Foreign persons receiving U.S. Source FDAP Income: the deadline is coming up quick!
Form 1042, the Annual Withholding Tax Return for U.S. Source FDAP Income of Foreign Persons, is due by March 15th for the 2016 year. Form 1042 reports federal tax which is required to withheld on FDAP (fixed, determinable, annual or periodical) income for a given calendar year, which is not effectively connected to a U.S. trade or business. Form 1042 returns are required for nonresident aliens, foreign partnerships, foreign estates, foreign corporations and foreign trusts with FDAP income subject to withholding. Every withholding agent MUST file Form 1042 / 1042-S / 1042-T returns and have remitted U.S. withholding tax timely, or be liable for the tax withholding amount plus penalties. An extension can be requested by filing Form 7004, but it does not extend the time to pay any withholding tax due. It only extends the time to file withholding tax returns.
What is the difference between Forms 1042 / 1042-S / 1042-T?
U.S. withholding must issue Form 1042-S to each foreign person who received payments of FDAP income and had U.S. federal tax withheld. It is similar to U.S. persons receiving a Form 1099 for payments of FDAP income from domestic sources. Form 1042-S must be provided to foreign persons even if no amount was actually withheld due to exceptions under the Internal Revenue Code or a U.S. tax treaty.
Form 1042-S reports not only the type of FDAP income which foreign persons receive, but also the exceptions asserted to not withhold U.S. tax either under the Code or a treaty. Form 1042 reports the aggregate amounts of FDAP income and U.S. withholding tax for all foreign persons in a given calendar year. On the other hand, Form 1042-S reports the total income and withholding allocated to each foreign person. Finally, Form 1042-T is a transmittal page for all of the 1042-S forms being submitted.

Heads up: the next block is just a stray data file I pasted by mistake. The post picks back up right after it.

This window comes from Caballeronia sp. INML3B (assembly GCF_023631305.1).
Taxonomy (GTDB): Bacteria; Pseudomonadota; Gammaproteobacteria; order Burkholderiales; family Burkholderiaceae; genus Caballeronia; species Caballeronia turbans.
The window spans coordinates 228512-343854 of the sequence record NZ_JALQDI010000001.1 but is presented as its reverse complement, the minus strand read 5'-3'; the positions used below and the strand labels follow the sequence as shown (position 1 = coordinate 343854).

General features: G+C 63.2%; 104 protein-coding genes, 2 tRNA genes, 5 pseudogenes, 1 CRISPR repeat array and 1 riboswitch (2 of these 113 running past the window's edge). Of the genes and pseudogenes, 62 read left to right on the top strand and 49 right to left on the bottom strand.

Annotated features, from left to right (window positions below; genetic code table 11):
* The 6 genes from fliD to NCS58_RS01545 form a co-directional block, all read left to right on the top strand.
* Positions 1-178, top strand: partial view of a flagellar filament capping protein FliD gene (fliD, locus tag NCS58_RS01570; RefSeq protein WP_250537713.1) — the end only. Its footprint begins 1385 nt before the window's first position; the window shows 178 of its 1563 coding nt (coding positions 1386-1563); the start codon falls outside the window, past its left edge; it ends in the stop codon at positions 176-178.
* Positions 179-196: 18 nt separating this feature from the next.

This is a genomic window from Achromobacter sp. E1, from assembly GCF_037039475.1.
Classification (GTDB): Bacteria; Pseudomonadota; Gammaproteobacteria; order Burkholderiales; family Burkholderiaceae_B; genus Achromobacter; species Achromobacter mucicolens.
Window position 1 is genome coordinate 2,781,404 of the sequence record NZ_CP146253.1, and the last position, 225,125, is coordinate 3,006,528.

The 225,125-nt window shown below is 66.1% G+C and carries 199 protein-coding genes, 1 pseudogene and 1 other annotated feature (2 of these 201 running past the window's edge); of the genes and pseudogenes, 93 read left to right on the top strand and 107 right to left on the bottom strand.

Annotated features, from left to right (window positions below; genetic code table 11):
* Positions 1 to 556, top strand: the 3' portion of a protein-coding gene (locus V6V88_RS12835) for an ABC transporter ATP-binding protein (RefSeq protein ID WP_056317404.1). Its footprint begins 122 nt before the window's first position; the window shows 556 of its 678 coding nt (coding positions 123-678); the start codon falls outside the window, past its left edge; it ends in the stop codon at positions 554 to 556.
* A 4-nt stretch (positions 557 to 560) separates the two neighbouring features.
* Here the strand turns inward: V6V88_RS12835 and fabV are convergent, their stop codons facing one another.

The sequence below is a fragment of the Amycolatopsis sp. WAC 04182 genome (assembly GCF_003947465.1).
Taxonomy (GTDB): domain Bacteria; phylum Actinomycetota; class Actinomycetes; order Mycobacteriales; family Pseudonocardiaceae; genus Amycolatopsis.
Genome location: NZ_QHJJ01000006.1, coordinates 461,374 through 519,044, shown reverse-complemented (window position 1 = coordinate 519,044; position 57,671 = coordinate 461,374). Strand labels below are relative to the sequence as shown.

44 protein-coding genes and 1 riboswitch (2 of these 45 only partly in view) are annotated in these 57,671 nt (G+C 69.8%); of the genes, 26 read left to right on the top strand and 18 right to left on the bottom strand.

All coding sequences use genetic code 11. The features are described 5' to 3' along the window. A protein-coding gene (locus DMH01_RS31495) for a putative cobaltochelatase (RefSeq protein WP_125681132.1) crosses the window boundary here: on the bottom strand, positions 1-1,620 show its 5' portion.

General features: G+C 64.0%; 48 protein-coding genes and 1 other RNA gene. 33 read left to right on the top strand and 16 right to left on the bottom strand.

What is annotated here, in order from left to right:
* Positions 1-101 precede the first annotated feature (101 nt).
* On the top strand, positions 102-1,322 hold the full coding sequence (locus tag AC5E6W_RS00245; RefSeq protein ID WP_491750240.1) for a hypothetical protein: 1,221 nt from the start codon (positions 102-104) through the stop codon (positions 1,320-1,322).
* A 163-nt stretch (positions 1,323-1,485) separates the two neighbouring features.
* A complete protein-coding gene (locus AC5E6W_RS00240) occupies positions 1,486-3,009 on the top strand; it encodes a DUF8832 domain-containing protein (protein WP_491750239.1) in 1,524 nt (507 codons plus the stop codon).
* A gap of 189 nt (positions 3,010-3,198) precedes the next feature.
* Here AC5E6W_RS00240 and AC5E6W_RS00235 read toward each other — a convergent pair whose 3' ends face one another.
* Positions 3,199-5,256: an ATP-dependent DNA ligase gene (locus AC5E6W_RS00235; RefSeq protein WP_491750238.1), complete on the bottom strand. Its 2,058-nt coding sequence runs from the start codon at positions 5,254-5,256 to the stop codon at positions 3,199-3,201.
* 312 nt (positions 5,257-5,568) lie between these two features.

What if I fail to file?
Generally, withholding agents are personally liable for any U.S. tax required to be withheld. The liability is independent of the foreign income recipient’s U.S. tax liability. If a withholding agent fails to withhold and the foreign recipient fails to satisfy its U.S. tax liability and filing obligations, then BOTH the withholding agent and the foreign recipient are liable for the full amount of withholding tax plus interest and penalties.
A withholding agent is any U.S. or foreign person, acting in whatever capacity, who has control, receipt, custody, disposal, or payment of U.S. source FDAP income subject to withholding tax. A person may be a withholding agent even if there is no requirement to withhold OR if another person has withheld the required amount from the payment of income. The withholding tax amount due is collected only once, so if the foreign income recipient satisfies its U.S. tax liability and filing obligations, the withholding agent would not liable for the tax amount due, but would remain liable for interest and penalties for failing to withhold.